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Week 15 Newsletter

October 1, 2011

 

In your box:

 

  • Arugula
  • Cabbage or broccoli or cauliflower
  • Carrots
  • Celery or kohlrabi
  • Garlic
  • Hot pepper
  • Onion
  • Spinach or head lettuce
  • Turnip

 

 We wanted to begin today by expressing our gratitude for everyone who was able to make it out to our fall festival last weekend! On a perfect fall day, we had over 60 people out to visit for a great time on the farm. On a lighter note, we broke our previous record for three visits by the police with a whopping five this year. Some year we might be able to get through a whole festival without the cops showing up or someone dressed as an eggplant while dancing in the street, but 2011 was clearly not the year for that…. Thanks so much to everyone who came for making it such a wonderful evening!

 

As we flip the calendar over to October, it’s certainly starting to feel like fall. At least, on most days. Just this week, we went from sweating in 80 degree heat to shivering in winter hats and 2 layers of sweatshirts in just one day! While it looks like we might continue to alternate hot and cold spells over the next couple weeks, we are already noticing how short the days are becoming. We are also especially noticing how cold our wash water is in the morning on harvest days when we wash and prepare your weekly produce. We have an eggplant set out on the sink, and our rule is that you have to take a break when your hands are more purple than the eggplant.

 

Our most extraordinary weather feature of late has been a very prolonged drought. We have not had more than 1/10″ of rain in one day in nearly two whole months! Our total rainfall in that time is less than half an inch, while we could really use at least 1/2″ of rain per week this time of year. Right now, we need rain to keep our salad greens growing and to establish the cover crop seeds we plant to overwinter. Having a drought now is not nearly as serious as it would be in spring or during the heat of July, with a garden full of crops. As it is, we’ve been able to keep things irrigated as necessary. And our neighbors are thankful–their corn is drying out in the field naturally, rather than in storage facilities with propane-run dehydrators drying out the ears.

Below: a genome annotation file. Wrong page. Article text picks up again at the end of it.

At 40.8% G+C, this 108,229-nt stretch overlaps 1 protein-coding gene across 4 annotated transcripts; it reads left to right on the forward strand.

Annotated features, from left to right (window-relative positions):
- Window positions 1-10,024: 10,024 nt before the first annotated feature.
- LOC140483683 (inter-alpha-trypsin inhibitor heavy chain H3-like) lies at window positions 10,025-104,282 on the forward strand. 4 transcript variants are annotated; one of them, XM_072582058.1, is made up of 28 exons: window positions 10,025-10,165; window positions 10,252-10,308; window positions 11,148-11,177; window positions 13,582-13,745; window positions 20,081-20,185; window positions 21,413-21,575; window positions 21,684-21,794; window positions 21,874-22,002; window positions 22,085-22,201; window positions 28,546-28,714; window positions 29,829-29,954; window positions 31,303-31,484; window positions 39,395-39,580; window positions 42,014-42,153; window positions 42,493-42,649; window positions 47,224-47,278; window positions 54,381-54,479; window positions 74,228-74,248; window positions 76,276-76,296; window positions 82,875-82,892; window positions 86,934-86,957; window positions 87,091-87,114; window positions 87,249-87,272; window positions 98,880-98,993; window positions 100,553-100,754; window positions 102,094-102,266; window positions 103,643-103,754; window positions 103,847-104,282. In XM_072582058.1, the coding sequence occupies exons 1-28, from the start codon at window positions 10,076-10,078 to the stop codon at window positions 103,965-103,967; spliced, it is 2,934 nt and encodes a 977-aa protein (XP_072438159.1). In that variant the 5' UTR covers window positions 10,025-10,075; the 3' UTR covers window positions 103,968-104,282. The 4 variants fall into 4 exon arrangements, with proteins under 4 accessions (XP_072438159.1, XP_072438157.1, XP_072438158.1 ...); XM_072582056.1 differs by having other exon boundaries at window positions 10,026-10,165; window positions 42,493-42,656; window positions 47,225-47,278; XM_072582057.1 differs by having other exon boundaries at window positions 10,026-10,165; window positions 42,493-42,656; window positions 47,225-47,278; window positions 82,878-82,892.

We’re most excited this week about the fall plantings of our favorite members of the brassica family, Cabbage, Broccoli, and Cauliflower. I’ve always had more success with these in the fall than spring, and it looks like this year will continue that streak. Brassicas prefer cool weather and don’t need a long window for growth, so we are able to plant them first thing in the spring and again after the height of summer. Because they don’t all reach maturity at the same time, we’ll be offering them as they come in. We’ll keep track of who receives what vegetable, with the goal of having everyone get one of each during our last three weeks. The cauliflower seems to be lagging the most, but it looks like the cabbage are doing especially well.

 

I suppose not many of you are too upset, but we regret that we won’t have any Rutabaga or Parsnips available this year. For once, I’ll blame neither our weather, myself, or Texas, but rather our seed company for sending us dud seed. We had about 1% germination on our rutabaga and 0% on our parsnips, which doesn’t yield a lot of these divisive roots. Needless to say, I’ll be looking elsewhere for my seed next year. We do have Turnips filling in, however. I’ve only planted sweet spring turnips in the past, but I planted these to take over once it became apparent that we wouldn’t have rutabagas.

 

After this delivery, we have only two boxes left. We’ll be including a survey and feedback for next week. Our last deliveries will be October 14th (Fridays) and 18th (Tuesdays).

 

Special thanks to Sarah Hrusovsky and Heidi Kelly of our Excelsior delivery site for their help on Tuesday, September 27th! This dynamic duo helped out with our harvest and took all of our member boxes to their site for the day. They also managed to find the inner beauty in pretty much every single carrot they washed. Thanks again!

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2 Comments leave one →
  1. Michelle Cameron permalink
    October 1, 2011 8:59 am

    Parsnip seed – I understand that the germination rate for parsnip seed in general is REALLY low, which is probably why I have a whole quart jar of seed (!) from my single row… I’d say it is naturally compensating for its poor harvest. I think I may use it for packing material or maybe try smoking it.

    • Will Healy permalink
      October 1, 2011 10:54 pm

      I’ve been smoking parsnip seed for years, and aside from the nausea, dizziness, vomiting, insomnia, hair loss, dry mouth, bloating, constipation, headaches, diarrhea, general soreness, bi-lateral fatigue, chronic fatigue, acid reflux, hoarseness, anxiety, mood swings, blurred vision, loss in taste, sensitivity to light, wheezing, occasional hallucinations, thrombosis, tinnitus, facial tics and conjunctivitis, I’ve suffered no reall ill effects. Highly recommend it!

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